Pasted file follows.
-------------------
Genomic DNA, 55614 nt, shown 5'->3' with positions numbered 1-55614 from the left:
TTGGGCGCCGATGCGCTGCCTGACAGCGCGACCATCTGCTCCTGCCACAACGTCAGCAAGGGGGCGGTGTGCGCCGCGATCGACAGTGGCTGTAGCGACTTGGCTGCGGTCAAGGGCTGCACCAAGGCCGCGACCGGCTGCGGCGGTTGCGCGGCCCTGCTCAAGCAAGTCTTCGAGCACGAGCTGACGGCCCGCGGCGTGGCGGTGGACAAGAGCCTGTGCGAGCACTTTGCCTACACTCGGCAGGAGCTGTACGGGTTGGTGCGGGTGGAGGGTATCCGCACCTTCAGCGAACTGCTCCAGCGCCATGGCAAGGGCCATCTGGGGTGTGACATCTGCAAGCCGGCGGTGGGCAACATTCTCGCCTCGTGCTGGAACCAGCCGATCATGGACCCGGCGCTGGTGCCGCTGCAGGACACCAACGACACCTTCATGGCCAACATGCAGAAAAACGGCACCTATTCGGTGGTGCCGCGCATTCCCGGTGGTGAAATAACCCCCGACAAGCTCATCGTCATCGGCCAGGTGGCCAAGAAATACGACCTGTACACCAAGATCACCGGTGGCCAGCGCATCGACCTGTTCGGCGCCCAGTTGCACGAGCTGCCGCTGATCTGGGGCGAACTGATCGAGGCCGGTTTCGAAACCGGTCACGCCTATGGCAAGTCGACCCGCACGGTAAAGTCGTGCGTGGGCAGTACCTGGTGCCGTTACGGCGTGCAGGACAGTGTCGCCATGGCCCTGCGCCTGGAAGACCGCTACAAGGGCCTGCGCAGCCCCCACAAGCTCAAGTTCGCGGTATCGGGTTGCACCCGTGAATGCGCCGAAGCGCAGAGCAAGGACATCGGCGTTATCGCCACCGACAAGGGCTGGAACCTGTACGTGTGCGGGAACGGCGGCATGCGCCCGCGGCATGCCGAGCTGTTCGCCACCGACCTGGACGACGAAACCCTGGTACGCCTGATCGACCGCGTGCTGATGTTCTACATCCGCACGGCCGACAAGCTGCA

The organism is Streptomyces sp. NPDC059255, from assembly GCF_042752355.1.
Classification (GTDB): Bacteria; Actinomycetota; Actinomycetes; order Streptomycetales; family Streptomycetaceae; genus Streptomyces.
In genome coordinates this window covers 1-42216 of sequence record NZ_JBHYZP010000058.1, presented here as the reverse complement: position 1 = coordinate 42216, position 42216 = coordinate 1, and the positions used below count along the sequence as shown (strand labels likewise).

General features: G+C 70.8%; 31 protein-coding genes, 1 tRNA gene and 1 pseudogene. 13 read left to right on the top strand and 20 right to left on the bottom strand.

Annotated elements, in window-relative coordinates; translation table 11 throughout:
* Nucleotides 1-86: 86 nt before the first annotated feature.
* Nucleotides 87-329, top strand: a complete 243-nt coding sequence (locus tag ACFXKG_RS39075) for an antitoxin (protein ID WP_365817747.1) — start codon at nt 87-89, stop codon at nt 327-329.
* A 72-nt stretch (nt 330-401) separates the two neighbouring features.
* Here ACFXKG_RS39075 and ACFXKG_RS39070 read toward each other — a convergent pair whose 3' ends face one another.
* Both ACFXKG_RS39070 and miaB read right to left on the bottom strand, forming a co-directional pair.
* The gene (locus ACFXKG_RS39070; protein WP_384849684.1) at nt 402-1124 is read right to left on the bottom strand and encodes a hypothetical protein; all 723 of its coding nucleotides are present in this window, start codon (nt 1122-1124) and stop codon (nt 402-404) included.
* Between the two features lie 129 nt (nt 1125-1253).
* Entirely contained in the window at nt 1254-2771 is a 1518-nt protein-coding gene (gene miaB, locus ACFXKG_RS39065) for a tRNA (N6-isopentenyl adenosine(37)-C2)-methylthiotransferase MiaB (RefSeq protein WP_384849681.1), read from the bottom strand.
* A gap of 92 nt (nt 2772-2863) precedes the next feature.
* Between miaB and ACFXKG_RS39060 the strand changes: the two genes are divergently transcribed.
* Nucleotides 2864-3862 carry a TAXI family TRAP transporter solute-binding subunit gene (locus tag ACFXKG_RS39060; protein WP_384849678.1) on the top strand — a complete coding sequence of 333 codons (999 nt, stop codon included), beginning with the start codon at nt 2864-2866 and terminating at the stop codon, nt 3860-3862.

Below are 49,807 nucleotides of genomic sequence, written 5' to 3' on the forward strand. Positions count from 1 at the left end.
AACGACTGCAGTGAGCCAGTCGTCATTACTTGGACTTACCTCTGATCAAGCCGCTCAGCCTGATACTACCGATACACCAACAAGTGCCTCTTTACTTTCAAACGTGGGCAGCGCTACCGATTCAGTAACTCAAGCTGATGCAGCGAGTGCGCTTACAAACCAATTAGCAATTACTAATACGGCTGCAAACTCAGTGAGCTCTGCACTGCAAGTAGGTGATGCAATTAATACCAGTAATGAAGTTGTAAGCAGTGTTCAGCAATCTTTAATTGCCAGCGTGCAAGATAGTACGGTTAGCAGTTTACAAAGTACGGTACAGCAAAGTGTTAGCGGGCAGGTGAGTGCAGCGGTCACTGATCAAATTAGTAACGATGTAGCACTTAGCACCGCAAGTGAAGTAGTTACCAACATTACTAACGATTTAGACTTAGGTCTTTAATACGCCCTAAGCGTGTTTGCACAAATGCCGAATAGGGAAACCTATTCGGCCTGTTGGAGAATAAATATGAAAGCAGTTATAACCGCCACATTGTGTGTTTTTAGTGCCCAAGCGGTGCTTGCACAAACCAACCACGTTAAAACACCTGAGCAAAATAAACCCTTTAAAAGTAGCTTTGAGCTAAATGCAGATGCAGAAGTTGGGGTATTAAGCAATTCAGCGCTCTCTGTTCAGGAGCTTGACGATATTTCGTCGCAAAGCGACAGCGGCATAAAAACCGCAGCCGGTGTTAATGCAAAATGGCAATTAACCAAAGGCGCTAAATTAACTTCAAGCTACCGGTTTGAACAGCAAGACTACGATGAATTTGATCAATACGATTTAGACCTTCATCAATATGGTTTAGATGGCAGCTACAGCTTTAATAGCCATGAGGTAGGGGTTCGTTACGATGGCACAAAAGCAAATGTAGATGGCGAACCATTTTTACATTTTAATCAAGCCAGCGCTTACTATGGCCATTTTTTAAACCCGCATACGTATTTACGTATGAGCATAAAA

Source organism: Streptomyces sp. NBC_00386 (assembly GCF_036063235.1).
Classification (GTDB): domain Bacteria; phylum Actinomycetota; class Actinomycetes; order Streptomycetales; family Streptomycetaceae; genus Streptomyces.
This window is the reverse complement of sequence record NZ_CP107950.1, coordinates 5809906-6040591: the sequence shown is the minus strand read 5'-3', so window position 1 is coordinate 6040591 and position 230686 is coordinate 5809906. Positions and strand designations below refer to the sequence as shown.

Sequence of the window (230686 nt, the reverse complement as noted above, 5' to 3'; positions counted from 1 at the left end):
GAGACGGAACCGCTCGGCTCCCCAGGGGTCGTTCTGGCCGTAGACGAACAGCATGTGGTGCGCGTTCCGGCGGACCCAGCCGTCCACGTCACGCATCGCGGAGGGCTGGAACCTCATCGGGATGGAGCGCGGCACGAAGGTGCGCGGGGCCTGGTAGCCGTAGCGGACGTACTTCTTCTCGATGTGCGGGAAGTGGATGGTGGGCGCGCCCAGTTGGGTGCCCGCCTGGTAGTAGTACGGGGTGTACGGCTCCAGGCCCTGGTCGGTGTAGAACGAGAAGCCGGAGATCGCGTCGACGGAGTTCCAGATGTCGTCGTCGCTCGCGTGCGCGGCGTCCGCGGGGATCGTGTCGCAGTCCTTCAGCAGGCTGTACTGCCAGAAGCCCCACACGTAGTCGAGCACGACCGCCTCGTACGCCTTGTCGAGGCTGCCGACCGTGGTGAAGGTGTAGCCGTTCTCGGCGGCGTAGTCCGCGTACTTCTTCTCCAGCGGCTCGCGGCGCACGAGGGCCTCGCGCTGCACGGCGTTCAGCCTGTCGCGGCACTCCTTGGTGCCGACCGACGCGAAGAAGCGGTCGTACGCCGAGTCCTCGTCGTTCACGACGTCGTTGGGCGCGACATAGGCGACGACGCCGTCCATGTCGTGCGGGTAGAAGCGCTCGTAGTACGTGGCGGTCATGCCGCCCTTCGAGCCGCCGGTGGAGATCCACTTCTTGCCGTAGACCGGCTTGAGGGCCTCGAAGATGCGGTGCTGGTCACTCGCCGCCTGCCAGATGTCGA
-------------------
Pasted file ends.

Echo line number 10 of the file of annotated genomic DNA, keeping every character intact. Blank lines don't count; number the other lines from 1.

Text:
* A 72-nt stretch (nt 330-401) separates the two neighbouring features.